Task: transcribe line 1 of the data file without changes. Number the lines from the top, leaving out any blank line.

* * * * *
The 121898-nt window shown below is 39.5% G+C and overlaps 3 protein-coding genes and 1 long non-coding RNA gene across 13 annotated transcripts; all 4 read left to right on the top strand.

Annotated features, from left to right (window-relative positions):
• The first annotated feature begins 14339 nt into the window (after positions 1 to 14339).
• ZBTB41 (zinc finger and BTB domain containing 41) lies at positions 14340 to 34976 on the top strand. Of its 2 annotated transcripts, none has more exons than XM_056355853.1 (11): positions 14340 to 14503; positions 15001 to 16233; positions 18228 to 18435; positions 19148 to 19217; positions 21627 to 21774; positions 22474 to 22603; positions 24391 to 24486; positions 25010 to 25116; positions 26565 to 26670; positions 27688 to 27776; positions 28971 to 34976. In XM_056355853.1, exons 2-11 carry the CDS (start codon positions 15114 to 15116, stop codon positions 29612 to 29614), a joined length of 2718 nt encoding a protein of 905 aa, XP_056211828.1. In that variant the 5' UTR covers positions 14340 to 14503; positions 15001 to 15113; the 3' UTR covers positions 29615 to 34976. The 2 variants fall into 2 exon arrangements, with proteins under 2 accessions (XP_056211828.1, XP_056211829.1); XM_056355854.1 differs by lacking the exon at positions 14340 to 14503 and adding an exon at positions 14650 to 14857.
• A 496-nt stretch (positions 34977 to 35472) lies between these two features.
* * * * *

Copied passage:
The 121898-nt window shown below is 39.5% G+C and overlaps 3 protein-coding genes and 1 long non-coding RNA gene across 13 annotated transcripts; all 4 read left to right on the top strand.